Karen Fratti
Updated Dec 13, 2017 @ 12:28 pm
Credit: NurPhoto / Contributor/Getty Images

If you need a little pick-me-up this week, there’s some good news from outer space. Aka, the best meteor shower of the year starts tonight, December 13th. Who couldn’t use a little star gazing ahead of the winter solstice? At the very least, it will be a great light show — if you know how to find it.

This week’s meteor shower is called the Geminid, and it appears every December when Earth passes through a dust cloud that’s created by a rocky object known as 3200 Phaethon. As the dust and dirt from 3200 Phaethon comes into contact with our atmosphere, it burns up and creates a flurry of what looks like shooting stars — but really it’s just a bunch of debris on fire, 64 million miles away. Pretty cool, right?

According to Bill Cooke of NASA’s Meteoroid Environment Office, scientists don’t know for sure what 3200 Phaethon really is, but most researchers agree that it’s either a “near Earth asteroid or an extinct comet.”

The three-mile-long rock will be closer to earth than it’s ever been since it was discovered in 1983, so while you’re staring up at the heavens, NASA scientists will be trying to figure out more about the mysterious object.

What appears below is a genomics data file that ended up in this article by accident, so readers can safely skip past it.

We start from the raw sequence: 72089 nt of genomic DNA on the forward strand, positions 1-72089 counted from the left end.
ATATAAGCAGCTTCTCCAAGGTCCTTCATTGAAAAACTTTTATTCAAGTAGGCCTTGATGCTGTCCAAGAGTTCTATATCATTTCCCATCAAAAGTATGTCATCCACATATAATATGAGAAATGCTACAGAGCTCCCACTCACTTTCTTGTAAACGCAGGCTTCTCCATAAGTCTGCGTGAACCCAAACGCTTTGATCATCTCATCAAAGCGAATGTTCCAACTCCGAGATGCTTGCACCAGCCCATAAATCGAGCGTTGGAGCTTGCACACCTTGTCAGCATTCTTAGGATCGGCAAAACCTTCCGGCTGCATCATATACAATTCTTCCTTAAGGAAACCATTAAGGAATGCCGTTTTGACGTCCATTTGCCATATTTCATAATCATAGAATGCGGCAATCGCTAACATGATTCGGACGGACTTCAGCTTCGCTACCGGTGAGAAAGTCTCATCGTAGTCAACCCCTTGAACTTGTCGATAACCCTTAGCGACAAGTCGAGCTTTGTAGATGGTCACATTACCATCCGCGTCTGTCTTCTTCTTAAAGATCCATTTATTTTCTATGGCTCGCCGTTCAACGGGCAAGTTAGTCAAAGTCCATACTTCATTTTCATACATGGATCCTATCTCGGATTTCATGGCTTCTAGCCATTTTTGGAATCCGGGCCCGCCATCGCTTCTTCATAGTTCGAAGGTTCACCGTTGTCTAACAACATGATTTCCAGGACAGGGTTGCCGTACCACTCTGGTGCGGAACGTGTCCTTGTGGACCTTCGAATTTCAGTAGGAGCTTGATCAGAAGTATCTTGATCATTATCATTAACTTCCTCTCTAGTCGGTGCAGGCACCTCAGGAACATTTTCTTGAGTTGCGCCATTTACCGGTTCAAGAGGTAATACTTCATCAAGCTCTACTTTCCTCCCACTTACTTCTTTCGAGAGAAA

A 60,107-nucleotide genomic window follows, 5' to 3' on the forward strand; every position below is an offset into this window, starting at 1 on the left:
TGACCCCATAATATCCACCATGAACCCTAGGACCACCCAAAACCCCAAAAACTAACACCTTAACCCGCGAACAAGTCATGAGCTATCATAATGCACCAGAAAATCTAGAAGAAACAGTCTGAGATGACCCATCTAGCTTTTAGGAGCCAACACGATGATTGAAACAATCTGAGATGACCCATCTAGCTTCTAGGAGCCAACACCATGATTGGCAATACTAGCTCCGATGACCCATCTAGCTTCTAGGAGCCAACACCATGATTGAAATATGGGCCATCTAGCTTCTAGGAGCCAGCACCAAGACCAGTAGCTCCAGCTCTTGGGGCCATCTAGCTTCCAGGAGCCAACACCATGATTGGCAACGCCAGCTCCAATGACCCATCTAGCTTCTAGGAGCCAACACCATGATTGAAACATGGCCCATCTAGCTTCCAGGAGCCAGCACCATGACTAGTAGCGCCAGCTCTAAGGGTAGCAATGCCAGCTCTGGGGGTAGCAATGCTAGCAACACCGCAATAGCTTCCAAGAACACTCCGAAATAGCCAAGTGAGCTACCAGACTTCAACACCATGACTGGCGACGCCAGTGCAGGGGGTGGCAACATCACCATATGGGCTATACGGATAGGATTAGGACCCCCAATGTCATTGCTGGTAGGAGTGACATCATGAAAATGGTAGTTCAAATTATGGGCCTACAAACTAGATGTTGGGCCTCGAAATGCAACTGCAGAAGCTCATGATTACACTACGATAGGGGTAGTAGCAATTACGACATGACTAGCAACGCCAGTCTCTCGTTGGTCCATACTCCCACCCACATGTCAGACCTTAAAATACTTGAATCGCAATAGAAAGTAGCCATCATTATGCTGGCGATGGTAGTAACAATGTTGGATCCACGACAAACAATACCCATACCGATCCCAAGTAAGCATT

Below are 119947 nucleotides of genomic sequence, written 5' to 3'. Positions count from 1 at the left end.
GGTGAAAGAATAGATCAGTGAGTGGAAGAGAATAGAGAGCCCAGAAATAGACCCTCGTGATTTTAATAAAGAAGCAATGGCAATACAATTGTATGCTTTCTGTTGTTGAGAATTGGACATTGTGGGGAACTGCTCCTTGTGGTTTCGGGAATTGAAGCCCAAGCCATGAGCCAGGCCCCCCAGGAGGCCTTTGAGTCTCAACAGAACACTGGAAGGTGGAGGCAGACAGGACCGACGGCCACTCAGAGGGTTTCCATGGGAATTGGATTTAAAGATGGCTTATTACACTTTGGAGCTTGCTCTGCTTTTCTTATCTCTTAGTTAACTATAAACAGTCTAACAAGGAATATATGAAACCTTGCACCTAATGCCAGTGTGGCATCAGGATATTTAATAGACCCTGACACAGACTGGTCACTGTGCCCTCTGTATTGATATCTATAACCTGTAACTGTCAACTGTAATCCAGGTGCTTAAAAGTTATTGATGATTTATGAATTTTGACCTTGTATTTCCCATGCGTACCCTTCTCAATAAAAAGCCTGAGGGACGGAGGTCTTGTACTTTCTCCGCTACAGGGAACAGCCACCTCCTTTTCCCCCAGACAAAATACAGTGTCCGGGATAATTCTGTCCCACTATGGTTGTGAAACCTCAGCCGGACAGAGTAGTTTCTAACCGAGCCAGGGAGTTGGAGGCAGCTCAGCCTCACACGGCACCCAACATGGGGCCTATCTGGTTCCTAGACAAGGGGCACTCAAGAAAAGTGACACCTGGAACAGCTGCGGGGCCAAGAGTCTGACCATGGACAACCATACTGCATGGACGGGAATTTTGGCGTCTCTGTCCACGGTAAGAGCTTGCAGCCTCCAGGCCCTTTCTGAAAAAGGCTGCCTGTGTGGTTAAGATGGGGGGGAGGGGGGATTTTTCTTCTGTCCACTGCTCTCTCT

Here’s what the Geminid looked like last year, in Russia.

Credit: Yuri SmityukTASS via Getty Images

Eric Vandernoot, astronomy and physics lab coordinator at Florida Atlantic University, told the Sun Sentinel that the shower should have hints of red and yellow, but you’ll need to be far enough away from the city to really see it.

Cooke says that the Geminid activity is really “broad,” but that it’s best seen between 12 a.m. and 4 a.m. between December 13th and 14th.

You don’t need a special contraption to see it, but Cooke does recommend tracing a meteor backwards with your naked eye once you spot one to figure out if what you saw was a Geminid or some other meteor, since they do happen all the time. “If you end up in the constellation Gemini there’s a good chance you’ve seen a Geminid,” Cooke said.

So grab your hot chocolate, bundle up, and go check out the sky tonight!